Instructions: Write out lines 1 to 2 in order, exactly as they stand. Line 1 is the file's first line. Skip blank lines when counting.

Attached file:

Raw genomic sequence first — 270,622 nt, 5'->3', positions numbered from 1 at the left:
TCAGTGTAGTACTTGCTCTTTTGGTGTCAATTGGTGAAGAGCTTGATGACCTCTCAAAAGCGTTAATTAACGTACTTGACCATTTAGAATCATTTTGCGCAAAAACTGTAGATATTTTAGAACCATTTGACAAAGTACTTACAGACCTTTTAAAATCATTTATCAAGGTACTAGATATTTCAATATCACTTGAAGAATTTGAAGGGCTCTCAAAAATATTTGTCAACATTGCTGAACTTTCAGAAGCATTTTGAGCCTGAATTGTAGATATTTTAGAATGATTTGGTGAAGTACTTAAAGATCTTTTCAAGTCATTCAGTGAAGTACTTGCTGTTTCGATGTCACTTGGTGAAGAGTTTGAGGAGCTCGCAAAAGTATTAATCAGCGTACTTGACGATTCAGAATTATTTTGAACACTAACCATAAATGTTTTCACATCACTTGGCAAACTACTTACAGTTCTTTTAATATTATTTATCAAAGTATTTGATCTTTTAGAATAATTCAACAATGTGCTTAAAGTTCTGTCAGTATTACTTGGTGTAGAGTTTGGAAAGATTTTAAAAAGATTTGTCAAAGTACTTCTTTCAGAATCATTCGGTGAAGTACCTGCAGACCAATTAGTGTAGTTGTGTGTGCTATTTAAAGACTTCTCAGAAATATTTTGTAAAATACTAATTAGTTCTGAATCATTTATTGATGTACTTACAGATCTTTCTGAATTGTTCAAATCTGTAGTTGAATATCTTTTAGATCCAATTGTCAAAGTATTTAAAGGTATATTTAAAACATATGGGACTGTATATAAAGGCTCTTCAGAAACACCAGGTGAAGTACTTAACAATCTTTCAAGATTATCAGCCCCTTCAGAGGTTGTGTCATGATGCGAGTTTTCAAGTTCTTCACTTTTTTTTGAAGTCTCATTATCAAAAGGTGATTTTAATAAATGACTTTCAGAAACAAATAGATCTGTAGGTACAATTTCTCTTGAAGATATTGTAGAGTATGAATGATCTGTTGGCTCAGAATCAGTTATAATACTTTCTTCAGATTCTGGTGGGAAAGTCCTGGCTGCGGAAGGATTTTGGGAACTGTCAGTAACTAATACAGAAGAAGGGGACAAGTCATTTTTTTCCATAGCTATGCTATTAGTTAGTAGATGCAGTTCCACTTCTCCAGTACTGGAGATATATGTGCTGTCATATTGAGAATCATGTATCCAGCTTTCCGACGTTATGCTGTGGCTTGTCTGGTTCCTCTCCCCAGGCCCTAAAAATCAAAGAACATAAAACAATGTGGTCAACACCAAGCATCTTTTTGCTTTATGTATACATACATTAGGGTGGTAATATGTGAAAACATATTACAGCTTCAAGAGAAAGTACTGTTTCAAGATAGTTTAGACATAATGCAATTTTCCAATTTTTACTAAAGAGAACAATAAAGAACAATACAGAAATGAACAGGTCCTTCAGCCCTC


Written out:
Raw genomic sequence first — 270,622 nt, 5'->3', positions numbered from 1 at the left:
TCAGTGTAGTACTTGCTCTTTTGGTGTCAATTGGTGAAGAGCTTGATGACCTCTCAAAAGCGTTAATTAACGTACTTGACCATTTAGAATCATTTTGCGCAAAAACTGTAGATATTTTAGAACCATTTGACAAAGTACTTACAGACCTTTTAAAATCATTTATCAAGGTACTAGATATTTCAATATCACTTGAAGAATTTGAAGGGCTCTCAAAAATATTTGTCAACATTGCTGAACTTTCAGAAGCATTTTGAGCCTGAATTGTAGATATTTTAGAATGATTTGGTGAAGTACTTAAAGATCTTTTCAAGTCATTCAGTGAAGTACTTGCTGTTTCGATGTCACTTGGTGAAGAGTTTGAGGAGCTCGCAAAAGTATTAATCAGCGTACTTGACGATTCAGAATTATTTTGAACACTAACCATAAATGTTTTCACATCACTTGGCAAACTACTTACAGTTCTTTTAATATTATTTATCAAAGTATTTGATCTTTTAGAATAATTCAACAATGTGCTTAAAGTTCTGTCAGTATTACTTGGTGTAGAGTTTGGAAAGATTTTAAAAAGATTTGTCAAAGTACTTCTTTCAGAATCATTCGGTGAAGTACCTGCAGACCAATTAGTGTAGTTGTGTGTGCTATTTAAAGACTTCTCAGAAATATTTTGTAAAATACTAATTAGTTCTGAATCATTTATTGATGTACTTACAGATCTTTCTGAATTGTTCAAATCTGTAGTTGAATATCTTTTAGATCCAATTGTCAAAGTATTTAAAGGTATATTTAAAACATATGGGACTGTATATAAAGGCTCTTCAGAAACACCAGGTGAAGTACTTAACAATCTTTCAAGATTATCAGCCCCTTCAGAGGTTGTGTCATGATGCGAGTTTTCAAGTTCTTCACTTTTTTTTGAAGTCTCATTATCAAAAGGTGATTTTAATAAATGACTTTCAGAAACAAATAGATCTGTAGGTACAATTTCTCTTGAAGATATTGTAGAGTATGAATGATCTGTTGGCTCAGAATCAGTTATAATACTTTCTTCAGATTCTGGTGGGAAAGTCCTGGCTGCGGAAGGATTTTGGGAACTGTCAGTAACTAATACAGAAGAAGGGGACAAGTCATTTTTTTCCATAGCTATGCTATTAGTTAGTAGATGCAGTTCCACTTCTCCAGTACTGGAGATATATGTGCTGTCATATTGAGAATCATGTATCCAGCTTTCCGACGTTATGCTGTGGCTTGTCTGGTTCCTCTCCCCAGGCCCTAAAAATCAAAGAACATAAAACAATGTGGTCAACACCAAGCATCTTTTTGCTTTATGTATACATACATTAGGGTGGTAATATGTGAAAACATATTACAGCTTCAAGAGAAAGTACTGTTTCAAGATAGTTTAGACATAATGCAATTTTCCAATTTTTACTAAAGAGAACAATAAAGAACAATACAGAAATGAACAGGTCCTTCAGCCCTC